Hints In Regard To Health (Part I)

September 1st, 2018

It is plainly seen by an inquiring mind that, aside from the selection and preparation of food, there are many little things constantly arising in the experience of everyday life which, in their combined effect, are powerful agents in the formation (or prevention) of perfect health. A careful observance of these little occurrences, an inquiry into the philosophy attending them, lies within the province, and indeed should be considered among the highest duties, of every housekeeper.

  • That one should be cautious about entering a sick room in a state of perspiration, as the moment you become cool your pores absorb. Do not approach contagious diseases with an empty stomach, nor sit between the sick and the fire, because the heat attracts the vapor.
  • That the flavor of cod-liver oil may be changed to the delightful one of fresh oyster, if the patient will drink a large glass of water poured from a vessel in which nails have been allowed to rust.
  • That a bag of hot sand relieves neuralgia.
  • That warm borax water will remove dandruff.
  • That salt should be eaten with nuts to aid digestion.
  • That it rests you, in sewing, to change your position frequently.
  • That a little soda water will relieve sick headache caused by indigestion.
  • That a cupful of strong coffee will remove the odor of onions from the breath.
  • That well-ventilated bedrooms will prevent morning headaches and lassitude.
  • A cupful of hot water drank before meals will relieve nausea and dyspepsia.
  • That a fever patient can be made cool and comfortable by frequent sponging off with soda water.
  • That consumptive night-sweats may be arrested by sponging the body nightly in salt water.
  • That one in a faint should be laid flat on his back, then loosen his clothes and let him alone.
  • The best time to bathe is just before going to bed, as any danger of taking cold is thus avoided; and the complexion is improved by keeping warm for several hours after leaving the bath.
  • To beat the whites of eggs quickly add a pinch of salt. Salt cools, and cold eggs froth rapidly.
  • Hot, dry flannels, applied as hot as possible, for neuralgia.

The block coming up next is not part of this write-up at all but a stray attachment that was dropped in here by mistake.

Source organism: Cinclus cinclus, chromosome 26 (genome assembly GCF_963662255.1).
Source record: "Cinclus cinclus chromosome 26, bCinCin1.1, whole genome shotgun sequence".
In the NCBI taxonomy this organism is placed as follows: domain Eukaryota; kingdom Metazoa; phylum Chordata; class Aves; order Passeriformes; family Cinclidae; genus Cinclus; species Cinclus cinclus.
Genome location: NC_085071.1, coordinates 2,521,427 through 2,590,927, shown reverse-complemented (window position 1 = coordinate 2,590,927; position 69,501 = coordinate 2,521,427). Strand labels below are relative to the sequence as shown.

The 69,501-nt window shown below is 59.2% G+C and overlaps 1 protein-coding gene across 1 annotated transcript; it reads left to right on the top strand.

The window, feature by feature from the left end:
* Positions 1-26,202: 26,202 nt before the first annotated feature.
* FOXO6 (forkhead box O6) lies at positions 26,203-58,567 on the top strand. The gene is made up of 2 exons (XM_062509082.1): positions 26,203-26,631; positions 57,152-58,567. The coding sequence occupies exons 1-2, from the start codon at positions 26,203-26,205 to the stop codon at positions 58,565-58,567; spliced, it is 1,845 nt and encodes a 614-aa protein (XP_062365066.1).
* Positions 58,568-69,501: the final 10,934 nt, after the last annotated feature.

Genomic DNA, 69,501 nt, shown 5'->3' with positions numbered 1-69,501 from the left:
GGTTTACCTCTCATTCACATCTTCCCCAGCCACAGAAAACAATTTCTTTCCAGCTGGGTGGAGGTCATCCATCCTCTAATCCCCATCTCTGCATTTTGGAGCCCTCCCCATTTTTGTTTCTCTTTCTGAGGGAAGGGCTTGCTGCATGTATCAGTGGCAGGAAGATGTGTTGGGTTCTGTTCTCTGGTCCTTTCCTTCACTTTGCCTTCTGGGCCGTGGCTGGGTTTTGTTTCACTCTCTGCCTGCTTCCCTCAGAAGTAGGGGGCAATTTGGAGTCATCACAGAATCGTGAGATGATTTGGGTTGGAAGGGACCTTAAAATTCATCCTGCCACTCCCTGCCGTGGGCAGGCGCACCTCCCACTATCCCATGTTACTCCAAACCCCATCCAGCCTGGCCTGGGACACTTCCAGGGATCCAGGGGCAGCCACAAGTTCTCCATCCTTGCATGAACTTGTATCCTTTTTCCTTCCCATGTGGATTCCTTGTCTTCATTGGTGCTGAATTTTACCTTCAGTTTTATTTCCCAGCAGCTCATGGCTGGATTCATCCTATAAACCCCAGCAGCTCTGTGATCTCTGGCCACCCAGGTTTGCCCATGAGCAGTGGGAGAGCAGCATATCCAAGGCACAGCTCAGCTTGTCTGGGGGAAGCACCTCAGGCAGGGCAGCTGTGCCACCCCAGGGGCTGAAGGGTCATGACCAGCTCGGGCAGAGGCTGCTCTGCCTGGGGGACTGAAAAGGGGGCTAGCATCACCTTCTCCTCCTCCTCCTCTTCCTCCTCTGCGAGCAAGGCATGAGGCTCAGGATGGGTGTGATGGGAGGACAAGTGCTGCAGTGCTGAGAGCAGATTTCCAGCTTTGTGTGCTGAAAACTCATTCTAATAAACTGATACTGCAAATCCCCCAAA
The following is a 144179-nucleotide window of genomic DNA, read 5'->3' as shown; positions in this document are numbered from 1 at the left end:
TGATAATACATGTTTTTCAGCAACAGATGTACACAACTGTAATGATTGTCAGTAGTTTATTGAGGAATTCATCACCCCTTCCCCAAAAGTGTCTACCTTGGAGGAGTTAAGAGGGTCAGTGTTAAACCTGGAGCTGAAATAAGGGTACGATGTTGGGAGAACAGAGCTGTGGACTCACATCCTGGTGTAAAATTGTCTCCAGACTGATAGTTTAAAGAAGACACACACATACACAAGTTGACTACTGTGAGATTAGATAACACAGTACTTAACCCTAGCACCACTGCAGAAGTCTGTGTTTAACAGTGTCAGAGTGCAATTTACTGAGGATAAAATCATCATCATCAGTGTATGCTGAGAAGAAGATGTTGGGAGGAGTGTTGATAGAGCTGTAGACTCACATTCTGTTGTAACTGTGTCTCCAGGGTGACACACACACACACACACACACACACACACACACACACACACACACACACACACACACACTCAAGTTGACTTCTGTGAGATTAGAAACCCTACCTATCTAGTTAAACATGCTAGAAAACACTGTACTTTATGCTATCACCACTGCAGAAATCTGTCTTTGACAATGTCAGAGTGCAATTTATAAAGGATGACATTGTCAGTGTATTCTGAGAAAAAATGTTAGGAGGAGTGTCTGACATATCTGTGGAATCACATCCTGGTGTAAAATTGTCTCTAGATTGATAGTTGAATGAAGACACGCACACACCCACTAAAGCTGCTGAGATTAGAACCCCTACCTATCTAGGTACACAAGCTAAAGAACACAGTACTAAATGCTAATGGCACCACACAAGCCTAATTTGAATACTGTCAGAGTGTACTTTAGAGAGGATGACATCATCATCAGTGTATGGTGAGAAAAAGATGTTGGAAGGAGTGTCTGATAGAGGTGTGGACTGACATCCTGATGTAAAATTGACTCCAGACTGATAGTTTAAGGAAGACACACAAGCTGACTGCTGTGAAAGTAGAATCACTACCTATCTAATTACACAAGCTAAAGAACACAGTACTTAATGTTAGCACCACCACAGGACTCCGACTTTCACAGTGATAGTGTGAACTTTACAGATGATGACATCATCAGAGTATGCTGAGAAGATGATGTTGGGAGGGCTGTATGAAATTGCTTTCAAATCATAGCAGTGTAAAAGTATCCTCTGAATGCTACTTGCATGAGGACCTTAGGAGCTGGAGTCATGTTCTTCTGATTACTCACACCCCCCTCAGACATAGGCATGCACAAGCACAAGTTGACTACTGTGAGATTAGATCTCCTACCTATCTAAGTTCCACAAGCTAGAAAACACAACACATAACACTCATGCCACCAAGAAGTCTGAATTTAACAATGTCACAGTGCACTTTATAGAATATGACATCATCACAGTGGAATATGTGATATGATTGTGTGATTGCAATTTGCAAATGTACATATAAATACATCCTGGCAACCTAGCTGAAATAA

(Continued in this post.)

Source: The White House Cookbook, F.L. Gillette

Bran Tea: a Remedy for Colds, etc.

February 8th, 2017

Boil a large handful of bran in a quart of water for ten minutes, then strain off the water into a jug, sweeten it with one ounce of gum arabic and a good spoonful of honey; stir all well together, and give this kind of drink in all cases of affections of the chest, such as colds, catarrhs, consumption, etc., and also for the measles.

Source: A Plain Cookery Book for the Working Classes, C.E. Francatelli

To make Bottle Ale for a Consumption

May 14th, 2016

Take a quart of Ale, and a Pint of strong Aqua vitæ, Mace and Cinamon, of each one quarter of an Ounce, two Spoonfuls of the powder Elecampane root, one quarter of a pound of Loaf Sugar, one quarter of a pound of Raisins of the Sun stoned, four spoonfuls of Aniseeds beaten to Powder, then put all together into a Bottle and stop it close.

Take three spoonfuls of this in a morning fasting, and again one hour before Supper and shake the Bottle when you pour it out.

Source: The Queen-like Closet or Rich Cabinet, Hannah Wolley

For a Consumption

April 20th, 2016

Take of Syrrop of Violets, Syrrop of Horehound, Syrrop of Maidenhair and Conserve of Fox Lungs, of each one ounce, mix them well together, and take it often upon a Liquoras stick in the day time, and at night.

Source: The Queen-like Closet or Rich Cabinet, Hannah Wolley

The Snail water excellent for Consumptions

March 7th, 2016

Take a Peck of Snails with the Shells on their Backs, have in a readiness a good fire of Charcoal well kindled, make a hole in the midst of the fire, and cast your Snails into the fire, renew your fire till the Snails are well rosted, then rub them with a clean Cloth, till you have rubbed off all the green which will come off.